President Donald Trump nominated Mike Pompeo, current Central Intelligence Agency (CIA) Director, to become the next U.S. Secretary of State.
During a recent Senate Foreign Relations committee hearing, Mr. Pompeo was asked about past comments he made about his religious views on marriage and sexuality. At a church event in 2015, Mr. Pompeo commented on the U.S. Supreme Court opinion that forced states to recognize homosexual "marriage." Mr. Pompeo quoted a pastor who had said our nation had "endorsed perversion and called it an alternative lifestyle."
Sen. Cory Booker (D-NJ) took issue with Mr. Pompeo's past acknowledgement of the national sin of condoning homosexuality and wanted to know if he still held that view. Sen. Booker asked Mr. Pompeo: "Is gay being a perversion?" . . . "Yes or no -- do you believe gay sex is a perversion?" . . . "So, so you do not believe it's appropriate for two gay people to marry?"
Mr. Pompeo answered Sen. Booker in the affirmative saying, "Senator, I continue to hold that view..." Meaning Mr. Pompeo maintains the biblical view that homosexuality is a sexual sin, a perversion before God. Mr. Pompeo continued saying, "My respect for every individual, regardless of sexual orientation, is the same." Christians can and should detest sin, but still love the sinner.
Sen. Booker offered a conflicting response to Mr. Pompeo saying, "Your views do matter . . . and I do not necessarily concur that you are putting forward the values of our nation when you believe that there are people in this country who are perverse . . ." (Emphasis added).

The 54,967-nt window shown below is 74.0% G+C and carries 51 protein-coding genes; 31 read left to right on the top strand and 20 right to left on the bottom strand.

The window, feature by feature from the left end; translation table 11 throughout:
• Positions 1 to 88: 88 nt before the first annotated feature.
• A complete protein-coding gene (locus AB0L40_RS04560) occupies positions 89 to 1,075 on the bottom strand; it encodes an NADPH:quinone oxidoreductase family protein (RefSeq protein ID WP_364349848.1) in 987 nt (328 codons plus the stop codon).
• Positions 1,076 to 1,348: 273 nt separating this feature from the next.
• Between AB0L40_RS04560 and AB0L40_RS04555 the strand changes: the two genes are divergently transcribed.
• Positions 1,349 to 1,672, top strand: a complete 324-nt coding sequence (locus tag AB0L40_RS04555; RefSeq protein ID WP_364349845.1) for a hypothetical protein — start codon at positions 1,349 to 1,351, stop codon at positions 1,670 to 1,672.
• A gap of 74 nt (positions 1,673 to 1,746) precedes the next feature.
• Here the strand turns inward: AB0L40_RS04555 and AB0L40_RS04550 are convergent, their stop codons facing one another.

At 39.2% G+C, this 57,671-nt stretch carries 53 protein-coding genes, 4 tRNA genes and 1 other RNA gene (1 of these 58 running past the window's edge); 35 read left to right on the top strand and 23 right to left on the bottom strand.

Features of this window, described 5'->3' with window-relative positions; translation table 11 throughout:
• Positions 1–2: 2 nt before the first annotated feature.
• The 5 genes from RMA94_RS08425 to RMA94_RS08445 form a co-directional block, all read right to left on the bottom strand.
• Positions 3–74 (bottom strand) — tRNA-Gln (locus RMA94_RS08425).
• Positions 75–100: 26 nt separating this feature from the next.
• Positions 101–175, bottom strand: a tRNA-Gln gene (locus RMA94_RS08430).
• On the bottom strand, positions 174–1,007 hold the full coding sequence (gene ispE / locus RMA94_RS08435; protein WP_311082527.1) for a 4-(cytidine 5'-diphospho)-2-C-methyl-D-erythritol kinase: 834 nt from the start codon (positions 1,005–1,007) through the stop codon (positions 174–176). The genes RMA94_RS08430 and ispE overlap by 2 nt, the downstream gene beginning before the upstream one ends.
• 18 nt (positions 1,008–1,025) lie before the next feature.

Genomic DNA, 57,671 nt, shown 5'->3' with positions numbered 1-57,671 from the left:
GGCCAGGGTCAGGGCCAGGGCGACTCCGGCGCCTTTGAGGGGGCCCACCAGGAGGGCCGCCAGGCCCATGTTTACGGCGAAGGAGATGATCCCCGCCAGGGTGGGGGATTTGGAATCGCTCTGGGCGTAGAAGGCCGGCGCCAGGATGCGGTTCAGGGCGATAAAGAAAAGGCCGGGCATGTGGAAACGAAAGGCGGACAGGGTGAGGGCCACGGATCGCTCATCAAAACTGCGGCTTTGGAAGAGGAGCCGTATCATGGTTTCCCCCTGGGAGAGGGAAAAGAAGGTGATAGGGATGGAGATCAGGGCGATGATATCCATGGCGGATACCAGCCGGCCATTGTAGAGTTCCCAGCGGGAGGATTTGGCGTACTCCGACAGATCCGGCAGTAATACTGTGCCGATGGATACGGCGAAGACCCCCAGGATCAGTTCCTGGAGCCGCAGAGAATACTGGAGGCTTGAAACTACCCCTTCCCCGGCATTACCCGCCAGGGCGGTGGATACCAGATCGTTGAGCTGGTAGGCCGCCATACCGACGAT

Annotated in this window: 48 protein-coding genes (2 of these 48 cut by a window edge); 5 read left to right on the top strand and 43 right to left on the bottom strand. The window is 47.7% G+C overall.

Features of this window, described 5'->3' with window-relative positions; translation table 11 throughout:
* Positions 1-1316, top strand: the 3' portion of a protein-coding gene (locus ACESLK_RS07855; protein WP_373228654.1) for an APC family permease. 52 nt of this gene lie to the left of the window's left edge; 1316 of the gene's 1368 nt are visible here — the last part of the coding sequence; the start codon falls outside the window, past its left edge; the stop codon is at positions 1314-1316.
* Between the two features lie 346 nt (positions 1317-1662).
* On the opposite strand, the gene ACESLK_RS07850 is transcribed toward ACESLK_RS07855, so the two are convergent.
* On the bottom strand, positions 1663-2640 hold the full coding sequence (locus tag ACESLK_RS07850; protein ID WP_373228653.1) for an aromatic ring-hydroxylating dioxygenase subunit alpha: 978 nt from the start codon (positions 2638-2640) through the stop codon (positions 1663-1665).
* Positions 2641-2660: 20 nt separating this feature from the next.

Sen. Booker is saying that Mr. Pompeo's views on homosexuality "do matter" as an individual, but such a person as Mr. Pompeo cannot hold these religious views and still be a qualified nominee for the U.S. Secretary of State.
Sen. Booker's lack of concurrence or refusal to vote for Mr. Pompeo on the basis of his religious beliefs is a clear violation of the U.S. Constitution. Article VI, Clause 3 of the U.S. Constitution clearly provides that there shall be no religious test for any person to public office. It states:
The Senators and Representatives before mentioned, and the Members of the several State Legislatures, and all executive and judicial Officers, both of the United States and of the several States, shall be bound by Oath or Affirmation, to support this Constitution; but no religious Test shall ever be required as a Qualification to any Office or public Trust under the United States. (Emphasis added.)
When Sen. Booker took the oath of office to the U.S. Senate, he swore he would "bear true faith and allegiance" to the Constitution of the United States. Sen. Booker has violated his oath of office, and the Senate should censure or condemn his radical, unconstitutional comments.